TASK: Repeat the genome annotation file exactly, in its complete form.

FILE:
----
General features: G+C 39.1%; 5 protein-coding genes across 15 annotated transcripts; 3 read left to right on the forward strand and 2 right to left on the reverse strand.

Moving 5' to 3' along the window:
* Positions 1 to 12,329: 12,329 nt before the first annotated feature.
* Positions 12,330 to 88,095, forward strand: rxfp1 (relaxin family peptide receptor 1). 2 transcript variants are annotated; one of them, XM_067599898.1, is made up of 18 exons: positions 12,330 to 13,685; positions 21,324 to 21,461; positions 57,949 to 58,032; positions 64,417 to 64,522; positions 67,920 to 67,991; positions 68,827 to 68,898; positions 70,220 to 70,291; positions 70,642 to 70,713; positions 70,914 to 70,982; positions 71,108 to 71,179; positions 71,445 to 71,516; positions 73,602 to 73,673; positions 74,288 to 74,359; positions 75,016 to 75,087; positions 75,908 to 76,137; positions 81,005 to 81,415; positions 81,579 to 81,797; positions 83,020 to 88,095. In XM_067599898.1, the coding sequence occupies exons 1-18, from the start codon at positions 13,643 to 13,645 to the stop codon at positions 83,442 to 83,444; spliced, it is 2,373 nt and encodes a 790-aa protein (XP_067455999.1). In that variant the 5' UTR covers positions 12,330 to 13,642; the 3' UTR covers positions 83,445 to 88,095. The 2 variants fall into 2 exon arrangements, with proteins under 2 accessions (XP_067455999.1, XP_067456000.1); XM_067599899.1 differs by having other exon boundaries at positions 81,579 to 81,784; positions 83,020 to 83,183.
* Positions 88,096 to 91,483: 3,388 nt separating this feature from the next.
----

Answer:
General features: G+C 39.1%; 5 protein-coding genes across 15 annotated transcripts; 3 read left to right on the forward strand and 2 right to left on the reverse strand.

Moving 5' to 3' along the window:
* Positions 1 to 12,329: 12,329 nt before the first annotated feature.
* Positions 12,330 to 88,095, forward strand: rxfp1 (relaxin family peptide receptor 1). 2 transcript variants are annotated; one of them, XM_067599898.1, is made up of 18 exons: positions 12,330 to 13,685; positions 21,324 to 21,461; positions 57,949 to 58,032; positions 64,417 to 64,522; positions 67,920 to 67,991; positions 68,827 to 68,898; positions 70,220 to 70,291; positions 70,642 to 70,713; positions 70,914 to 70,982; positions 71,108 to 71,179; positions 71,445 to 71,516; positions 73,602 to 73,673; positions 74,288 to 74,359; positions 75,016 to 75,087; positions 75,908 to 76,137; positions 81,005 to 81,415; positions 81,579 to 81,797; positions 83,020 to 88,095. In XM_067599898.1, the coding sequence occupies exons 1-18, from the start codon at positions 13,643 to 13,645 to the stop codon at positions 83,442 to 83,444; spliced, it is 2,373 nt and encodes a 790-aa protein (XP_067455999.1). In that variant the 5' UTR covers positions 12,330 to 13,642; the 3' UTR covers positions 83,445 to 88,095. The 2 variants fall into 2 exon arrangements, with proteins under 2 accessions (XP_067455999.1, XP_067456000.1); XM_067599899.1 differs by having other exon boundaries at positions 81,579 to 81,784; positions 83,020 to 83,183.
* Positions 88,096 to 91,483: 3,388 nt separating this feature from the next.